The Do’s and Dont’s for Home Haircare


Photo by Honey Yanibel Minaya Cruz on Unsplash

With stay-at-home orders still in effect and our Zoom lines spiked with an influx of calls from employers, friends and family, being presentable for the camera can add additional stress when we factor in the fact that we haven’t been to a salon in months.

To learn more about caring for our hair at home, we tapped Salon Laurie’s owner Laurie Schroeder for her insight. The consensus? This isn’t the time for a permanent DIY hair job. Read below for her tips on how to take care of our hair during quarantine—and, if we must, how to safely color our hair at home.

First things first: Try to wait it out

“Stay-at-home measures mean its that time where people’s roots are starting to show, and maybe they’re getting desperate,” Schroeder says. “But that doesn’t mean we should damage our hair.” 

Over-the-counter hair dye, or the dreaded “box dye” as it is commonly known, says Schroeder, is made with metallic salts, which cause a bad chemical reaction with ammonia-based dyes and cause the hair to dry out. Sometimes, the color comes out darker than anticipated and covers the hair shaft in metallic properties that are challenging and costly to lift.

As far as box-color goes, the general public is not always educated on the formula or application process. Some might also think that they can achieve the color on the box, and that’s not always a true representation of what it’s actually going to look like. It could be three, four, or five hours before we can erase the damage that’s been done by what our clients have done at home,” she says. “It’s not going to be great the first time you’re back in a salon. So we are strongly discouraging our clients from doing that.”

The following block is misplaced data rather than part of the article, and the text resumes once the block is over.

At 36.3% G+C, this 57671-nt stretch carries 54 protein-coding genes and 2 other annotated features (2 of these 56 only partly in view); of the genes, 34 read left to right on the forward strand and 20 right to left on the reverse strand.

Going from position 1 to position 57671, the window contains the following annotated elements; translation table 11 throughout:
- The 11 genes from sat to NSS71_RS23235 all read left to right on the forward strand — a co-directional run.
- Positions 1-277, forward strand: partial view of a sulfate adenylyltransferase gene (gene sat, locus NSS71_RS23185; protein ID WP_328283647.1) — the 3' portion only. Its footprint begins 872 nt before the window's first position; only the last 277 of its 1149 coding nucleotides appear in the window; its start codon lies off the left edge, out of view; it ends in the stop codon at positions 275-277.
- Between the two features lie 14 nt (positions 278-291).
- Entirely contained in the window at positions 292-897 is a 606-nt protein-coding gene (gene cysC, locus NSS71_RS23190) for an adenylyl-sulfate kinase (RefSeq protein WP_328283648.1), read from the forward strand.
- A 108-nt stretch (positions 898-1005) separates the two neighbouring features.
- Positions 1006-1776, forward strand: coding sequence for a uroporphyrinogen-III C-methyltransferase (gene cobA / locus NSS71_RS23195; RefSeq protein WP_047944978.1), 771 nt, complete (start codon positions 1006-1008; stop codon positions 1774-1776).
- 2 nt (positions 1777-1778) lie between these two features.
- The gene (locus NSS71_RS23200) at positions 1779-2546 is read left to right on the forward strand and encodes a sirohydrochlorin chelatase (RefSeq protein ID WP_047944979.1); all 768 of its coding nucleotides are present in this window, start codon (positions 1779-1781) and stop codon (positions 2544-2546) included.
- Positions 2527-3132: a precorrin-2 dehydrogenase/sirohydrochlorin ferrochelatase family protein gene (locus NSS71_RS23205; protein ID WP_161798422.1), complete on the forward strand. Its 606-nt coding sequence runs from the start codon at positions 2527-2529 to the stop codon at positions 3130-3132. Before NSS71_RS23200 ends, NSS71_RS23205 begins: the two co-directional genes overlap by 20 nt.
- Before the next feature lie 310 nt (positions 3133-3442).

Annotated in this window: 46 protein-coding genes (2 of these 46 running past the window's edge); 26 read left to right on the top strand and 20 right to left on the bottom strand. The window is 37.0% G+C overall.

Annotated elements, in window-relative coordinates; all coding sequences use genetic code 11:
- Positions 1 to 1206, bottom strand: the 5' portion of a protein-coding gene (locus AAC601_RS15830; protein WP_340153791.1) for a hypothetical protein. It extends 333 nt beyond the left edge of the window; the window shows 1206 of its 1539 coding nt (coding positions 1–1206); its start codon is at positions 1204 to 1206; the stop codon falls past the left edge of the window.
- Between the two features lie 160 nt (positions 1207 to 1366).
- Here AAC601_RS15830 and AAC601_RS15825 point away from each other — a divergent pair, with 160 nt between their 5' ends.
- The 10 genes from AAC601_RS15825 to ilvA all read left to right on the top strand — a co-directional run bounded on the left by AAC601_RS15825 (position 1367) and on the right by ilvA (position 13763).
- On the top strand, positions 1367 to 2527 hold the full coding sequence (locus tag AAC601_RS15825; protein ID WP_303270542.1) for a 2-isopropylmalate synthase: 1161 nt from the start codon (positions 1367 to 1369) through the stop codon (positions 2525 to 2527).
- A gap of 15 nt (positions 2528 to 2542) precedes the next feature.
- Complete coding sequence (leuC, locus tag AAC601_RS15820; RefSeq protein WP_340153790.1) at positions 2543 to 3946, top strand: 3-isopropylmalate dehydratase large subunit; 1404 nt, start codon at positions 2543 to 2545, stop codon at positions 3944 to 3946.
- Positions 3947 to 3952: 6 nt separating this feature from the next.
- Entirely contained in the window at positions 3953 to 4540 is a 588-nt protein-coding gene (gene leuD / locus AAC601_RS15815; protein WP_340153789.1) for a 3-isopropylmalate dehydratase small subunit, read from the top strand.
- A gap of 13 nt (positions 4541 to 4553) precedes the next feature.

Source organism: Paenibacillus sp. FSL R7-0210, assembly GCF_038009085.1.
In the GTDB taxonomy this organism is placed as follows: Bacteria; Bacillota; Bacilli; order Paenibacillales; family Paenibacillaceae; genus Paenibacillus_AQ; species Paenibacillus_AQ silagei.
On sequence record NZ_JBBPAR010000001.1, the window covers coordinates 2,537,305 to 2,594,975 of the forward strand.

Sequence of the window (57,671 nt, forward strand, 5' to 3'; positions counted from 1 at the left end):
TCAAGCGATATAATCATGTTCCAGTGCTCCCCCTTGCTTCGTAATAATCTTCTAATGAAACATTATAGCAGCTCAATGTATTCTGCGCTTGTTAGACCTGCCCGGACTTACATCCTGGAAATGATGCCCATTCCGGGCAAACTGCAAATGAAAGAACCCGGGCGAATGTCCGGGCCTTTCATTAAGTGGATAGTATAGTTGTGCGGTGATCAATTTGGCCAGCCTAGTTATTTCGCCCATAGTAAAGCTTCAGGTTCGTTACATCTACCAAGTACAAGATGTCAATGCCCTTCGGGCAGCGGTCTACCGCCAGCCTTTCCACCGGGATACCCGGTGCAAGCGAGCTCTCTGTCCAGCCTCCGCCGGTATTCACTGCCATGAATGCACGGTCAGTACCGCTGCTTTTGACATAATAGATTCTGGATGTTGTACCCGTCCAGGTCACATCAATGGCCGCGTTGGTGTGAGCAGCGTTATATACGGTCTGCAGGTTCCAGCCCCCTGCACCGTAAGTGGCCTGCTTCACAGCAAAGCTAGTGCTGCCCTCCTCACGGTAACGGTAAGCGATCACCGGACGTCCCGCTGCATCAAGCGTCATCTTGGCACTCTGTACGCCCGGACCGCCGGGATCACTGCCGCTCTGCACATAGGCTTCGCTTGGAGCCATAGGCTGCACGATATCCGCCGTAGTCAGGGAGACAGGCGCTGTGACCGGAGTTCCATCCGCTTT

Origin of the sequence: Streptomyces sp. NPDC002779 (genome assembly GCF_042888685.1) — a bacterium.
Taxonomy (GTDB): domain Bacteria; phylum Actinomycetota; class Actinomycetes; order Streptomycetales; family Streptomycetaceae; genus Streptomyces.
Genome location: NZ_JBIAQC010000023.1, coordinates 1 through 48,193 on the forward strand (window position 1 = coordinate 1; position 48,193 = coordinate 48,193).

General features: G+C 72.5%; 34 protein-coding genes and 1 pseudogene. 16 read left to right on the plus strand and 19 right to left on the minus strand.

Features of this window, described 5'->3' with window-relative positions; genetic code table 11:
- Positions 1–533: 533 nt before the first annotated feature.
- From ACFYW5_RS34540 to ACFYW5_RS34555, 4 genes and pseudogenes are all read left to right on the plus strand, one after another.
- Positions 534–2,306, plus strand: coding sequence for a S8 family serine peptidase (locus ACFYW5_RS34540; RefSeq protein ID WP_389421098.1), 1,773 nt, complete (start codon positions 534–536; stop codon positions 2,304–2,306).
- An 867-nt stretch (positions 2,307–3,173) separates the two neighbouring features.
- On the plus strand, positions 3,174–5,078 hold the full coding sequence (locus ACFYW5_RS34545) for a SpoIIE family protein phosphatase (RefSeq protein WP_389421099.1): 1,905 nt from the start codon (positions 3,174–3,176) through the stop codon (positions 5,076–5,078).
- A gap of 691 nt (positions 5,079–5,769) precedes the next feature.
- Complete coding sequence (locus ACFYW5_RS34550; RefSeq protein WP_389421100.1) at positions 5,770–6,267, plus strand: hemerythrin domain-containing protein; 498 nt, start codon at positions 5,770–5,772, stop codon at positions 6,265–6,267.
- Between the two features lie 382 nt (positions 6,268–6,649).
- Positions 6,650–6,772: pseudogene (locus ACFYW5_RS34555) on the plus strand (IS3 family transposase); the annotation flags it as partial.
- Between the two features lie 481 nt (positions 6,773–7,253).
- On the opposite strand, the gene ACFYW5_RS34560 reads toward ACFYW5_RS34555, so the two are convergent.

And don’t even think about bleach.

“Imagine that you accidentally dropped some Clorox bleach on your black sweater, it doesn’t lift white. If you catch it quickly enough, it goes to a deep reddish-brown. If you don’t catch it until later, it looks dark orange or light orange. Or if it’s a thin enough fabric, maybe it looks yellow or gold afterward. This also translates to our hair. This is why its not always best to bleach our hair at home.” 

If you must, only opt for temporary box dyes

If you must scratch the color itch, Schroeder says that you should buy a temporary box color as it can be the least damaging. 

“For those people looking for a quick change, the temporary dye is better, but it can still damage the hair. But if you do this one time, will it be the end of the world? Probably not. So, don’t worry too much.” 

Integrate masks into your haircare routine

Stay-at-home measures mean we’re doing less. So, while we have some downtime, “its a great time to put on a mask or a professional conditioning treatment on your hair,” Schroeder says.  “Salon Laurie has even created some at-home spa kits, filled with hydrating face and hair masks, hydro aromatherapy products, candles and more to help us treat ourselves a little bit rather than sit around during our downtime.”

Need help finding some professional hair treatments? Check here. 

Try giving yourself a haircut

So now that we’ve got the rundown, a bang trim and haircut are about the only things Laurie will recommend anyone at home attempt on their own. 

“Cutting your own hair or bangs is not as detrimental because it grows, right? So we’re not compromising the integrity or the strength of our hair. Nothing is permanent. ”

To see how she cuts her own bangs, click here.

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